When Violence is Persuasive

Gabrielle Giffords addresses a senate committee this week

Gabrielle Giffords addresses a senate committee this week

I was glad to turn on the radio and hear Gabrielle Giffords has weighed in on the gun issue currently consuming news reports in North America.

Giffords, a Democratic congresswoman, was shot in the head at close range on January 8, 2011. The bullet, according to reports, “went straight through her brain.”

Nineteen people were shot that day and six died.

Giffords’ state-of-health is often described as a “long road to recovery,” after losing parts of her vision and having to re-learn how to walk and speak.

This week she addressed the Senate Judiciary Committee hearing on gun violence and her brief speech was covered widely.

We must do something, she said. “Too many children are dying. Too many children.”

Giffords’ speech was compelling. Passionate. Focused.

But I think more compelling is her own story. She presents a real-life symbol of the effects of gun violence.

I’d like to hear what her life is like after a bullet ripped through her skull. Current news stories about her highlight the positive, and are filled with hope.

In an odd reframing of the issue, Giffords shows the happy ending of an assassination attempt.

More persuasive for social change would be to show the harmful and deleterious effects of Giffords being shot, rather than the bright outcome.

See Giffords’ speech at http://www.youtube.com/watch?feature=player_embedded&v=aPmem5EixJo

Photo from http://abclocal.go.com/wpvi/story?section=news/national_world&id=8972319

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About Cynthia Coleman Emery

Professor and researcher at Portland State University who studies science communication, particularly issues that impact American Indians. She is enrolled with the Osage tribe.
This entry was posted in authenticity, ethics, framing, journalism, neuroscience, science, science communication, writing and tagged , . Bookmark the permalink.

4 Responses to When Violence is Persuasive

  1. Russ L says:

    Hi Cynthia,

    I’ve done a little thinking about your comment below.
    “More persuasive for social change would be to show the harmful and deleterious effects of Giffords being shot, rather than the bright outcome.”

    I suppose one can find before and after videos of Gabrielle Giffords, but we see the results of her being shot from the posted video link.

    I feel sad seeing her having to cope with this change in her circumstances, and even talking about it in a public forum to which she and her family and friends have access feels wrong somehow. That is because people are such social animals and saving face is such a high priority within our paradigm. In this case saving face, invasion of privacy, and gun control for the public good, are a set of issues which are difficult to balance.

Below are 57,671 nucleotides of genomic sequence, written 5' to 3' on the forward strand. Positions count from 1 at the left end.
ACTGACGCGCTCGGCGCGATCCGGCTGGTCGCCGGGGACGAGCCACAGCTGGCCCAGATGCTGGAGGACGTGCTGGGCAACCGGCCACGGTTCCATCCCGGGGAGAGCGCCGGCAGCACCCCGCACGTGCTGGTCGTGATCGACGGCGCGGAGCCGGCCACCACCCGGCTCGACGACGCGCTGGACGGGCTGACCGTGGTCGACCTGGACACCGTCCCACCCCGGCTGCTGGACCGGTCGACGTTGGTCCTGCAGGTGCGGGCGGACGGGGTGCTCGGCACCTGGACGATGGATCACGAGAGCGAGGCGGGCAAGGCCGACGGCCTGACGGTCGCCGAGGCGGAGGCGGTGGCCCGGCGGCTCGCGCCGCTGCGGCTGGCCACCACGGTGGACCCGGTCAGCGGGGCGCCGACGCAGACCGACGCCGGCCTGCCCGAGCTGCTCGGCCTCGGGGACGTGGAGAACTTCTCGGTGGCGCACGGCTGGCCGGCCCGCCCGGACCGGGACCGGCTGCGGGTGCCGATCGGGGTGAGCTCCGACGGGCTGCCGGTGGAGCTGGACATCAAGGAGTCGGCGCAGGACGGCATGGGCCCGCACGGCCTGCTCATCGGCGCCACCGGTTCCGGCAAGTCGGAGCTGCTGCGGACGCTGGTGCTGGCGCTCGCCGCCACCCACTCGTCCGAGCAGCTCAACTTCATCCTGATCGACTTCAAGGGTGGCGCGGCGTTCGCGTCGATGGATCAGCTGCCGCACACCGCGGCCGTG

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    • You are absolutely right about saving face and privacy. And the idea that her recovery is built on hope and positive surroundings makes a ton of sense. I was struck by her comments about children–and the lives lost are truly tragic. But it also seemed that her own tragedy is displaced by the focus on Newtown. I was thinking how effective it would be to hear her say that she can’t see in one eye, that she cannot use her right arm or hand, that she struggles to read and speak and think. Her life is forever changed.

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  2. Russ L says:

    Since she was brave enough to come forward as a witness, I agree, it would have been good to hear her say those things. It was also good to see her come forward, as a potent reminder that her part in the issue is still relevant.

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  3. I remember exactly where I was when a friend texted me to say that Gabby had been shot. She was such a dynamic force for us here in Southern Arizona and is sorely missed. That she is still alive is a miracle; that she is walking and talking is even more of a miracle. I am happy to see that she is taking up a cause again.

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